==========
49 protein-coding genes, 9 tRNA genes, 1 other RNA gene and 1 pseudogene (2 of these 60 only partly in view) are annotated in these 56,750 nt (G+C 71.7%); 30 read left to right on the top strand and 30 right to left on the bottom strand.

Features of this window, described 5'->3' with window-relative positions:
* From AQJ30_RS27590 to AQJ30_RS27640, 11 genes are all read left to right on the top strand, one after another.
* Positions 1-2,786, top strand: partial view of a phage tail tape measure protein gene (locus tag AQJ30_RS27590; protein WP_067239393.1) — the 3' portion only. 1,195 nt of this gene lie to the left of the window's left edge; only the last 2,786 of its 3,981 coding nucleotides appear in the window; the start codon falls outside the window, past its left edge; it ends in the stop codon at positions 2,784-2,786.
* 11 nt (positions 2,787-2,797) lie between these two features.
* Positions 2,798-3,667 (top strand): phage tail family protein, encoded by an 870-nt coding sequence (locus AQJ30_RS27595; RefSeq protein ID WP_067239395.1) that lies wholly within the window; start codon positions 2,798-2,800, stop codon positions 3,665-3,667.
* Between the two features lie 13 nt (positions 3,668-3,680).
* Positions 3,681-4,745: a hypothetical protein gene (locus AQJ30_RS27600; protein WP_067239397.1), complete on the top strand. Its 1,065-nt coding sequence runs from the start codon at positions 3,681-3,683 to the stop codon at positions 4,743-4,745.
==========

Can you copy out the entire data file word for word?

49 protein-coding genes, 9 tRNA genes, 1 other RNA gene and 1 pseudogene (2 of these 60 only partly in view) are annotated in these 56,750 nt (G+C 71.7%); 30 read left to right on the top strand and 30 right to left on the bottom strand.

Features of this window, described 5'->3' with window-relative positions:
* From AQJ30_RS27590 to AQJ30_RS27640, 11 genes are all read left to right on the top strand, one after another.
* Positions 1-2,786, top strand: partial view of a phage tail tape measure protein gene (locus tag AQJ30_RS27590; protein WP_067239393.1) — the 3' portion only. 1,195 nt of this gene lie to the left of the window's left edge; only the last 2,786 of its 3,981 coding nucleotides appear in the window; the start codon falls outside the window, past its left edge; it ends in the stop codon at positions 2,784-2,786.
* 11 nt (positions 2,787-2,797) lie between these two features.
* Positions 2,798-3,667 (top strand): phage tail family protein, encoded by an 870-nt coding sequence (locus AQJ30_RS27595; RefSeq protein ID WP_067239395.1) that lies wholly within the window; start codon positions 2,798-2,800, stop codon positions 3,665-3,667.
* Between the two features lie 13 nt (positions 3,668-3,680).
* Positions 3,681-4,745: a hypothetical protein gene (locus AQJ30_RS27600; protein WP_067239397.1), complete on the top strand. Its 1,065-nt coding sequence runs from the start codon at positions 3,681-3,683 to the stop codon at positions 4,743-4,745.